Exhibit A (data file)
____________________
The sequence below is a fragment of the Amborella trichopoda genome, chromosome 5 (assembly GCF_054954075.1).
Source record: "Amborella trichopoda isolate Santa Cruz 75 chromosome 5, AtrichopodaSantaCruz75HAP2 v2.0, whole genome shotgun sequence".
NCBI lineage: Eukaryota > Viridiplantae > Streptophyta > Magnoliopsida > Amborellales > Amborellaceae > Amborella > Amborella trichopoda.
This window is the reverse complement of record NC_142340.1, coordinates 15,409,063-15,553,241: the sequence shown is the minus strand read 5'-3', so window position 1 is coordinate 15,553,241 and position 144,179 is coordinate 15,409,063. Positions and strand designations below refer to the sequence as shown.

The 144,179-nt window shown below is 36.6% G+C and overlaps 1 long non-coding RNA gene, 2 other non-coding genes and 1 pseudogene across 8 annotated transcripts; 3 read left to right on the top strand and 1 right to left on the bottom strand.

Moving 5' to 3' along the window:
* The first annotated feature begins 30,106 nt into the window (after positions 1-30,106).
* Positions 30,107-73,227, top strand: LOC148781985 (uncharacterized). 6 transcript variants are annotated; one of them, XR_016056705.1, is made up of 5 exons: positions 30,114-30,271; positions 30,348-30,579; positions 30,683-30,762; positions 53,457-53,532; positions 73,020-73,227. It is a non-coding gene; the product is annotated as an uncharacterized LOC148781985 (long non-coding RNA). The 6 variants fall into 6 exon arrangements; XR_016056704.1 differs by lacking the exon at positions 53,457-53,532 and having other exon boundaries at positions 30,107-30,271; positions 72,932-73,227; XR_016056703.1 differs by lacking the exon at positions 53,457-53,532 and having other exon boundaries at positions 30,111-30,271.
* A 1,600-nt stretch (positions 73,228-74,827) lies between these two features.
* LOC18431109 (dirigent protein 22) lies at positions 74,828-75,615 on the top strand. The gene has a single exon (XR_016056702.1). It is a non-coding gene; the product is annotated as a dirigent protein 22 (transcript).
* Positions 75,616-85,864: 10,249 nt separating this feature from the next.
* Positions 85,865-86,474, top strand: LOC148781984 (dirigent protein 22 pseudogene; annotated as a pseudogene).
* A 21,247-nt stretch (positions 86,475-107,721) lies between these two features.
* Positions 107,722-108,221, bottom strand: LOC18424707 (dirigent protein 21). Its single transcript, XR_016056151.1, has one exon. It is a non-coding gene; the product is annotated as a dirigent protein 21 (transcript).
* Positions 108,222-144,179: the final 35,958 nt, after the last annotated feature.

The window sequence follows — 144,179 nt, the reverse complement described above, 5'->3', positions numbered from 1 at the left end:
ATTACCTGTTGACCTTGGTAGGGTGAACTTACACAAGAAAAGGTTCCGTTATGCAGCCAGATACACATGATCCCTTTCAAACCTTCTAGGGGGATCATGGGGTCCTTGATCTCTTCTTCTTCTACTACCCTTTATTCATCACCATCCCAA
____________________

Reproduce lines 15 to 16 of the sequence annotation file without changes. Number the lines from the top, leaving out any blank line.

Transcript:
* Positions 108,222-144,179: the final 35,958 nt, after the last annotated feature.

The window sequence follows — 144,179 nt, the reverse complement described above, 5'->3', positions numbered from 1 at the left end: